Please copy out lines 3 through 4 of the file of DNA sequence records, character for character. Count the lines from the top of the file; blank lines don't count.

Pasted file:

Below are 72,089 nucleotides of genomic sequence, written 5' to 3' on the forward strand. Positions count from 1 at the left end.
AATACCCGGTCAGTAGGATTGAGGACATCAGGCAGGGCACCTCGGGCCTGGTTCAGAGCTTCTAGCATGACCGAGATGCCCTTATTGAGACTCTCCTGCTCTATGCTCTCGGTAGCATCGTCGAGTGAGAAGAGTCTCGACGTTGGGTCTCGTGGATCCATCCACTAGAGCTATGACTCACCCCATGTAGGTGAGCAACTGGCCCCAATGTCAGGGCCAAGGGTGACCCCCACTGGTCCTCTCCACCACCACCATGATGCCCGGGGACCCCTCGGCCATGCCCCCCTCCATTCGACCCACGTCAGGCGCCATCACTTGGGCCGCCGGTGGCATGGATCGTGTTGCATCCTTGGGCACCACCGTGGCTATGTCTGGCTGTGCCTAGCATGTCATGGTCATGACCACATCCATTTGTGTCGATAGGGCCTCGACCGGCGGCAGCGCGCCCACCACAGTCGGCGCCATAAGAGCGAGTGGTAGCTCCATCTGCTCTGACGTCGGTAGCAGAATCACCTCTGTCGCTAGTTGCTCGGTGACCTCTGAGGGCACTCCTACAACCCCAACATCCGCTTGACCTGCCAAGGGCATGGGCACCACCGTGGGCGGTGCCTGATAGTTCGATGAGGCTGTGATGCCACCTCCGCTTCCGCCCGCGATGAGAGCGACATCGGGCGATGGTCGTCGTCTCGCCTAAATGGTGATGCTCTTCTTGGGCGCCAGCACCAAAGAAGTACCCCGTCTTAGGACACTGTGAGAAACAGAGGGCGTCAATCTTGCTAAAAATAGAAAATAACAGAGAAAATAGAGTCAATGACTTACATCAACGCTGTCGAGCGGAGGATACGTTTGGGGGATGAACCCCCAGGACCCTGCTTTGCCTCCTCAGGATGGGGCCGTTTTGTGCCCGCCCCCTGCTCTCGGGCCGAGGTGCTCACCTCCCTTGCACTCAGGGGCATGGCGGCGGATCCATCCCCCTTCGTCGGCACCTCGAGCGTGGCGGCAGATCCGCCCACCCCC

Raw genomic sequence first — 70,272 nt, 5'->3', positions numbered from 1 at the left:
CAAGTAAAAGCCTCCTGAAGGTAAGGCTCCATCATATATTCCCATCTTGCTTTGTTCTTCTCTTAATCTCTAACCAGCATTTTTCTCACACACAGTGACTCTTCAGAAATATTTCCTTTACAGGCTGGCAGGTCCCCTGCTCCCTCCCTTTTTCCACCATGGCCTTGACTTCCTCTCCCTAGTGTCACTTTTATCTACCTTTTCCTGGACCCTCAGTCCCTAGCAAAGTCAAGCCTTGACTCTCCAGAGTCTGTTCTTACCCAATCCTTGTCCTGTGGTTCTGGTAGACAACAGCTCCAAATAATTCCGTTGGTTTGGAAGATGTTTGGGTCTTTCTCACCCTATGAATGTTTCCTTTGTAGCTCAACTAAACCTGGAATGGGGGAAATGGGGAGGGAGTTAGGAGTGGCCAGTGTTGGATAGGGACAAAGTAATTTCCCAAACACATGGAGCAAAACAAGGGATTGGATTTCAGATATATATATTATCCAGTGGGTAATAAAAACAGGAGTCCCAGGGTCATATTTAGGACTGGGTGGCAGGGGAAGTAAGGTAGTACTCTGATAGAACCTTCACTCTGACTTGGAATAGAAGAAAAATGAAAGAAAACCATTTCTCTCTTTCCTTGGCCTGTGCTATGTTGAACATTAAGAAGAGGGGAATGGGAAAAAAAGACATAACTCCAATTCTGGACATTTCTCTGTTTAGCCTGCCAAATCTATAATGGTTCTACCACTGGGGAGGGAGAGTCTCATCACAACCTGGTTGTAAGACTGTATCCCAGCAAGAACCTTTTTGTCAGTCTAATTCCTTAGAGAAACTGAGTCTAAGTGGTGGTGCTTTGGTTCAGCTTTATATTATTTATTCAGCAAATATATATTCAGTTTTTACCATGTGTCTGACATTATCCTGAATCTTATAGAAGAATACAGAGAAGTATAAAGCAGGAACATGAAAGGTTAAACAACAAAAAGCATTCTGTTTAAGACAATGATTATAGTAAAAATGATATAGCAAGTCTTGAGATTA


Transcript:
Raw genomic sequence first — 70,272 nt, 5'->3', positions numbered from 1 at the left:
CAAGTAAAAGCCTCCTGAAGGTAAGGCTCCATCATATATTCCCATCTTGCTTTGTTCTTCTCTTAATCTCTAACCAGCATTTTTCTCACACACAGTGACTCTTCAGAAATATTTCCTTTACAGGCTGGCAGGTCCCCTGCTCCCTCCCTTTTTCCACCATGGCCTTGACTTCCTCTCCCTAGTGTCACTTTTATCTACCTTTTCCTGGACCCTCAGTCCCTAGCAAAGTCAAGCCTTGACTCTCCAGAGTCTGTTCTTACCCAATCCTTGTCCTGTGGTTCTGGTAGACAACAGCTCCAAATAATTCCGTTGGTTTGGAAGATGTTTGGGTCTTTCTCACCCTATGAATGTTTCCTTTGTAGCTCAACTAAACCTGGAATGGGGGAAATGGGGAGGGAGTTAGGAGTGGCCAGTGTTGGATAGGGACAAAGTAATTTCCCAAACACATGGAGCAAAACAAGGGATTGGATTTCAGATATATATATTATCCAGTGGGTAATAAAAACAGGAGTCCCAGGGTCATATTTAGGACTGGGTGGCAGGGGAAGTAAGGTAGTACTCTGATAGAACCTTCACTCTGACTTGGAATAGAAGAAAAATGAAAGAAAACCATTTCTCTCTTTCCTTGGCCTGTGCTATGTTGAACATTAAGAAGAGGGGAATGGGAAAAAAAGACATAACTCCAATTCTGGACATTTCTCTGTTTAGCCTGCCAAATCTATAATGGTTCTACCACTGGGGAGGGAGAGTCTCATCACAACCTGGTTGTAAGACTGTATCCCAGCAAGAACCTTTTTGTCAGTCTAATTCCTTAGAGAAACTGAGTCTAAGTGGTGGTGCTTTGGTTCAGCTTTATATTATTTATTCAGCAAATATATATTCAGTTTTTACCATGTGTCTGACATTATCCTGAATCTTATAGAAGAATACAGAGAAGTATAAAGCAGGAACATGAAAGGTTAAACAACAAAAAGCATTCTGTTTAAGACAATGATTATAGTAAAAATGATATAGCAAGTCTTGAGATTA